Soy Sauce or Water? China’s Soil Contamination and Water Supply

by Phoebe Shum

For many Americans, the term “local” food usually coincides with sustainability, farmer’s markets, and everything environmental. This is not the case in modern day China. In fact, it is the very opposite. He-Guangwei, investigative reporter for The Times Weekly, explains that China’s rapid modernisation has brought about severe stress on the agricultural soil quality. The contamination in soil has brought about a myriad of other problems such as water quality degradation due to heavy metal pollution and cancer-caused deaths. In particular, Lake Tai, the third largest freshwater lake in China that supplies drinking water to more than 30 million people, has become so polluted as a result of factory run-off. The water has even been described to resemble soy sauce. It’s devastating to see that the once crystal-clear waters of Lake Tai now have the ability to turn people’s sweat into a color resembling mud. Farmers around the Lake Tai area refuse to eat the very crops they grow, fully aware that their produce is planted in cadmium, lead and mercury infused soil. The government remains unresponsive to the scale of the issue, wary of attracting negative media and international attention.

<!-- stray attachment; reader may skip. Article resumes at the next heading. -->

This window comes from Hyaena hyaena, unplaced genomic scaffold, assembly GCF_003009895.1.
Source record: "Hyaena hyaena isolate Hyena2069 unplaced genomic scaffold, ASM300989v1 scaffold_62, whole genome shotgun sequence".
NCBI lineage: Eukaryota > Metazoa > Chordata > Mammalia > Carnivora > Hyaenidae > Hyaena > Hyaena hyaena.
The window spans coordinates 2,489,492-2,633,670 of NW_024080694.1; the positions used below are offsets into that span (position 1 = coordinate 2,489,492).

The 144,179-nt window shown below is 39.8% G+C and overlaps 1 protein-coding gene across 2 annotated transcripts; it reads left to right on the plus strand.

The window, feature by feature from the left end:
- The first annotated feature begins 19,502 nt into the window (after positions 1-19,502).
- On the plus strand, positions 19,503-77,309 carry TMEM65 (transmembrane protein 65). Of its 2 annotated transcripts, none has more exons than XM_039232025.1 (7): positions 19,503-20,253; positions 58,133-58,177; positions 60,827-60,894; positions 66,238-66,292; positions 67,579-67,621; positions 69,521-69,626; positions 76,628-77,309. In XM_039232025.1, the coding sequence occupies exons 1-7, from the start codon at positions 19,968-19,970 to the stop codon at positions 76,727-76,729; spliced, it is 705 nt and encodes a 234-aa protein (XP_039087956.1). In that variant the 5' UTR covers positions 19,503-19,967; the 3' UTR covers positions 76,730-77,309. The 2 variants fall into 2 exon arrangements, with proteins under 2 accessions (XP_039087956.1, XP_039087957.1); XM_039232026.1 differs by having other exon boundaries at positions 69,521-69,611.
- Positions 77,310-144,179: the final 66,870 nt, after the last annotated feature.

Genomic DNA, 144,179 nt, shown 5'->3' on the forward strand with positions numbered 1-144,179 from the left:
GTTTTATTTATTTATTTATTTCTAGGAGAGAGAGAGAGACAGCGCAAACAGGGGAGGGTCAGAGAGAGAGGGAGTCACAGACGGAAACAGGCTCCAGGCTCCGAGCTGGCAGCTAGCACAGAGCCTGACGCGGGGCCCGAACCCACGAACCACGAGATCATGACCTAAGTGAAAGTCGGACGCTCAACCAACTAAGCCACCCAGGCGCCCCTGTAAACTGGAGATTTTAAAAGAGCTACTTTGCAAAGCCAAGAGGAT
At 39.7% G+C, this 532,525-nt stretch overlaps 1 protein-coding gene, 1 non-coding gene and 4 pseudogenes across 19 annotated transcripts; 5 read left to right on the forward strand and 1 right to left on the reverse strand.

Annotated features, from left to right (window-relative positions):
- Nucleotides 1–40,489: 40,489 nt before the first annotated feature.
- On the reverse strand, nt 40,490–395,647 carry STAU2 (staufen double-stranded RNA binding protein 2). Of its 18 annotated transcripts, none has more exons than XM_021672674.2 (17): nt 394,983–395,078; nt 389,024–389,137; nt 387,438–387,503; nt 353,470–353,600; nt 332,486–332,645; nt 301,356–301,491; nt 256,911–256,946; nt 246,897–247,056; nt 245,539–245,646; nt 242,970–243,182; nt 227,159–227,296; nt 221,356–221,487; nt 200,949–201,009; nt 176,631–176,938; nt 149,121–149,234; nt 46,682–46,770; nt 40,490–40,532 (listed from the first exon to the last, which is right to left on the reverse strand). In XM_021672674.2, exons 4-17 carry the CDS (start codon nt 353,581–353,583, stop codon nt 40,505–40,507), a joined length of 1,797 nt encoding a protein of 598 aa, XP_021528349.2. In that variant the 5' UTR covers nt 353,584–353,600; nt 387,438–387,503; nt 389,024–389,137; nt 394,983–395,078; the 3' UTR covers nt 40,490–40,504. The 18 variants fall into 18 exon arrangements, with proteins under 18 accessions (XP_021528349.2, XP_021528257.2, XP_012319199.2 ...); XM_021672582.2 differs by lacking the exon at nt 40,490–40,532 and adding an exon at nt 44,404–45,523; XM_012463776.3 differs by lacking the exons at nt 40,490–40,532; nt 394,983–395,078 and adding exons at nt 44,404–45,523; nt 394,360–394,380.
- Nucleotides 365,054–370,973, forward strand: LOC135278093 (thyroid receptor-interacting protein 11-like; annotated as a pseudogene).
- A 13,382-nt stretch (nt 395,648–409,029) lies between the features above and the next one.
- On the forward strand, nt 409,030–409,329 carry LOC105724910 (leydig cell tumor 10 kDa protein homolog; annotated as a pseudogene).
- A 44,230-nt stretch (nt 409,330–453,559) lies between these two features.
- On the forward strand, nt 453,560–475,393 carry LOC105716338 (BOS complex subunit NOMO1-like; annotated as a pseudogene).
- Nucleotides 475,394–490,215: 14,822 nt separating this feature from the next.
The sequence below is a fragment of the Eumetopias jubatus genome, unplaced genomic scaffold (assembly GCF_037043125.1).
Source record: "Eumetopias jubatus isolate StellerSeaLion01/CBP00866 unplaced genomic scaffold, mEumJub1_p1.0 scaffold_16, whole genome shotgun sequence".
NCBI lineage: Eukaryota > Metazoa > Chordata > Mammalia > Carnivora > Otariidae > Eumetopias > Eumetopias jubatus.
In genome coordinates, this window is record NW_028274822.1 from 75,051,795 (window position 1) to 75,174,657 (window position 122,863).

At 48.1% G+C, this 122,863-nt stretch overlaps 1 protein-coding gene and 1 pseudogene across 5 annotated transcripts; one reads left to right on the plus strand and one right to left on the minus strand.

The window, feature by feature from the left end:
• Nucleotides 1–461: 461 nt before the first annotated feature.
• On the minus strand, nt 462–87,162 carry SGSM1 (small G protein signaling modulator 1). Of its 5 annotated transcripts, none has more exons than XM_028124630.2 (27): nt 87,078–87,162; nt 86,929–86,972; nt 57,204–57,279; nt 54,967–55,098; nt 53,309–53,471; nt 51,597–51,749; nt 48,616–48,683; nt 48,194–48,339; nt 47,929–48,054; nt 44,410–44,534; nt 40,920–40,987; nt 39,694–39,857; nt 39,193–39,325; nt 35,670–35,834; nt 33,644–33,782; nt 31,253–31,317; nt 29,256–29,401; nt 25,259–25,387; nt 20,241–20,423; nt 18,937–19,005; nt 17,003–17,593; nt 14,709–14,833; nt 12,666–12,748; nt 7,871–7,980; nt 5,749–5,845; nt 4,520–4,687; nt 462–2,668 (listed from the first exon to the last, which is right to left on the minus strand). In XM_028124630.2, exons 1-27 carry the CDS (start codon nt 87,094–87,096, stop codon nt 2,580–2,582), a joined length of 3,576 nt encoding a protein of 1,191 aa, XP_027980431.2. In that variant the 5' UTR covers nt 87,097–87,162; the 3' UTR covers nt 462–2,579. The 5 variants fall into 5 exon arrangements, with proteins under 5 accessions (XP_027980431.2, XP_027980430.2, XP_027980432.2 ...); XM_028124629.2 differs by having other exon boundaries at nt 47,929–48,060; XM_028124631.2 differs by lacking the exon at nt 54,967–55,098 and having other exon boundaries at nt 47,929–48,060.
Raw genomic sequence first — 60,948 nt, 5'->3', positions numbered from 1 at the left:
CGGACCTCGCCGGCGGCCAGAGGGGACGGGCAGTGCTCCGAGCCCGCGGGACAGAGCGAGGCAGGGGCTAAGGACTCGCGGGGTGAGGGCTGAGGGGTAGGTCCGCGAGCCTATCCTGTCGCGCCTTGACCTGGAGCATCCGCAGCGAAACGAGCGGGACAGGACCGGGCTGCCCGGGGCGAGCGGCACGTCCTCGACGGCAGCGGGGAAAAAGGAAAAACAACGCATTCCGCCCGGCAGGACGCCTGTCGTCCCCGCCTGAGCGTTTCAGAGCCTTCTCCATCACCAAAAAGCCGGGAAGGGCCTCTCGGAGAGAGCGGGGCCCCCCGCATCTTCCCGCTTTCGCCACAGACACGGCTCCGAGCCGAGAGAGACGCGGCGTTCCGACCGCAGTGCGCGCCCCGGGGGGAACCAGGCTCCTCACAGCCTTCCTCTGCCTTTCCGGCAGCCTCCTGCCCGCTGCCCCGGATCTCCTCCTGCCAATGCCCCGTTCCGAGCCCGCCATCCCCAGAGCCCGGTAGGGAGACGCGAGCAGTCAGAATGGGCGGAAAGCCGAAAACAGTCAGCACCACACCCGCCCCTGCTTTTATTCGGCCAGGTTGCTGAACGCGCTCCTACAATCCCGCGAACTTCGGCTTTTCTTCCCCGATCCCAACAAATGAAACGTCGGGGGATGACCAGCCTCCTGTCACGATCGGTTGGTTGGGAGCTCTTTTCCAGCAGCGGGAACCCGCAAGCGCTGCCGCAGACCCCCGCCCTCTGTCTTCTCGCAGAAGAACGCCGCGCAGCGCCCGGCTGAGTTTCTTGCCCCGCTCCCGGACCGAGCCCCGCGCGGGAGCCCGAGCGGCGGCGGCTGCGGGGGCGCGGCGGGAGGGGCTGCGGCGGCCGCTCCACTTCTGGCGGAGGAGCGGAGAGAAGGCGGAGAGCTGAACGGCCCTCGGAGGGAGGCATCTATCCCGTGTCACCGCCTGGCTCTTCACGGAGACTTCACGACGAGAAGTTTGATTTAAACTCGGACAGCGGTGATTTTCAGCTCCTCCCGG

While the country’s recent economic development has brought about increased wealth and better living conditions for a small percentage of it’s citizens, China’s decision to pursue short-term economic growth at the expense of the environment for the past three decades has finally caught up to them. In the 1990s, government officials were solely concerned about GDP, and didn’t mind building factories and chemical plants near areas of civilization as long as there was economic profit involved. As a result, 19% of China’s farmland is now contaminated, and more than 3 million hectares of arable land is classified as moderately polluted.

The Ministry of Environmental Protection has promised an action plan that will use economic incentives to promote soil restoration. But it won’t be easy to counteract the heavy damages that contaminated soil has caused. China will have to pay the price for the soil that has afflicted villages with cancer, reduced harvest cycles, and caused much of Chinese food to be viewed as unsafe for consumption.

This is the first of three articles that Guangwei featured on soil pollution in China. It is a joint project between Yale Environment 360 and Chinadialogue. Hopefully this is the beginning of many.

Guangwei, He. 2014. China’s Dirty Pollution Secret: The Boom Poisoned Its Soil and Crops. Yale Environment 360. June 30 2014 http://e360.yale.edu/feature/chinas_dirty_pollution_secret_the_boom_poisoned_its_soil_and_crops/2782/

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